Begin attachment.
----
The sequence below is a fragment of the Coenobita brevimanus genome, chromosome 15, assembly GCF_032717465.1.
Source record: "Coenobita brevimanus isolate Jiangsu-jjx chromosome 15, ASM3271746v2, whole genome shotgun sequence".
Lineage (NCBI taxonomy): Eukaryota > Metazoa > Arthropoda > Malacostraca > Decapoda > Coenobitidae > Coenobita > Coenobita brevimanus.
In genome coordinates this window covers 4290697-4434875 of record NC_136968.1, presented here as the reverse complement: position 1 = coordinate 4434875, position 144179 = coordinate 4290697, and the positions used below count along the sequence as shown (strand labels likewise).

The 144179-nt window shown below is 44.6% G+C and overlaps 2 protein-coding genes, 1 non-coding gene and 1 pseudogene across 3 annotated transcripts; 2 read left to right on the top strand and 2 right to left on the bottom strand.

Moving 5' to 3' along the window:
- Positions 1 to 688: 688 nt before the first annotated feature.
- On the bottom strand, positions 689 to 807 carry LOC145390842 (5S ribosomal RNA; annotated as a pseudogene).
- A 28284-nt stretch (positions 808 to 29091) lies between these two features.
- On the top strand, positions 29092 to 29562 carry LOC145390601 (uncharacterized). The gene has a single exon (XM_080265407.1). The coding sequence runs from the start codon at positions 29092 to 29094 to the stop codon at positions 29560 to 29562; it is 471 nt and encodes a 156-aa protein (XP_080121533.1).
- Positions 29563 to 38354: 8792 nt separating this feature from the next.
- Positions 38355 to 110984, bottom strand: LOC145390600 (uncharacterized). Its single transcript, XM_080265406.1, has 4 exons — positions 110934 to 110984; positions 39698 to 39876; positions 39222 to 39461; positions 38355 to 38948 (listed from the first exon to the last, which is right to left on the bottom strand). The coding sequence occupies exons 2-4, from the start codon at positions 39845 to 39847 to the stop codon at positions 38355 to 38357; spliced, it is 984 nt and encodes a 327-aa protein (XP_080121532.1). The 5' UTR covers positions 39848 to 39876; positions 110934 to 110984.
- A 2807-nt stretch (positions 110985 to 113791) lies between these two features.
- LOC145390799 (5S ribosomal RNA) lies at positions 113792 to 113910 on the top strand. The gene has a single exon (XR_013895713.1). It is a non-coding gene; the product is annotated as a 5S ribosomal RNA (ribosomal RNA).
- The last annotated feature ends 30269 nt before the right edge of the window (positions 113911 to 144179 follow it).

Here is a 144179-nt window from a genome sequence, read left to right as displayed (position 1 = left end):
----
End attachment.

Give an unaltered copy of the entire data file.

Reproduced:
The sequence below is a fragment of the Coenobita brevimanus genome, chromosome 15, assembly GCF_032717465.1.
Source record: "Coenobita brevimanus isolate Jiangsu-jjx chromosome 15, ASM3271746v2, whole genome shotgun sequence".
Lineage (NCBI taxonomy): Eukaryota > Metazoa > Arthropoda > Malacostraca > Decapoda > Coenobitidae > Coenobita > Coenobita brevimanus.
In genome coordinates this window covers 4290697-4434875 of record NC_136968.1, presented here as the reverse complement: position 1 = coordinate 4434875, position 144179 = coordinate 4290697, and the positions used below count along the sequence as shown (strand labels likewise).

The 144179-nt window shown below is 44.6% G+C and overlaps 2 protein-coding genes, 1 non-coding gene and 1 pseudogene across 3 annotated transcripts; 2 read left to right on the top strand and 2 right to left on the bottom strand.

Moving 5' to 3' along the window:
- Positions 1 to 688: 688 nt before the first annotated feature.
- On the bottom strand, positions 689 to 807 carry LOC145390842 (5S ribosomal RNA; annotated as a pseudogene).
- A 28284-nt stretch (positions 808 to 29091) lies between these two features.
- On the top strand, positions 29092 to 29562 carry LOC145390601 (uncharacterized). The gene has a single exon (XM_080265407.1). The coding sequence runs from the start codon at positions 29092 to 29094 to the stop codon at positions 29560 to 29562; it is 471 nt and encodes a 156-aa protein (XP_080121533.1).
- Positions 29563 to 38354: 8792 nt separating this feature from the next.
- Positions 38355 to 110984, bottom strand: LOC145390600 (uncharacterized). Its single transcript, XM_080265406.1, has 4 exons — positions 110934 to 110984; positions 39698 to 39876; positions 39222 to 39461; positions 38355 to 38948 (listed from the first exon to the last, which is right to left on the bottom strand). The coding sequence occupies exons 2-4, from the start codon at positions 39845 to 39847 to the stop codon at positions 38355 to 38357; spliced, it is 984 nt and encodes a 327-aa protein (XP_080121532.1). The 5' UTR covers positions 39848 to 39876; positions 110934 to 110984.
- A 2807-nt stretch (positions 110985 to 113791) lies between these two features.
- LOC145390799 (5S ribosomal RNA) lies at positions 113792 to 113910 on the top strand. The gene has a single exon (XR_013895713.1). It is a non-coding gene; the product is annotated as a 5S ribosomal RNA (ribosomal RNA).
- The last annotated feature ends 30269 nt before the right edge of the window (positions 113911 to 144179 follow it).

Here is a 144179-nt window from a genome sequence, read left to right as displayed (position 1 = left end):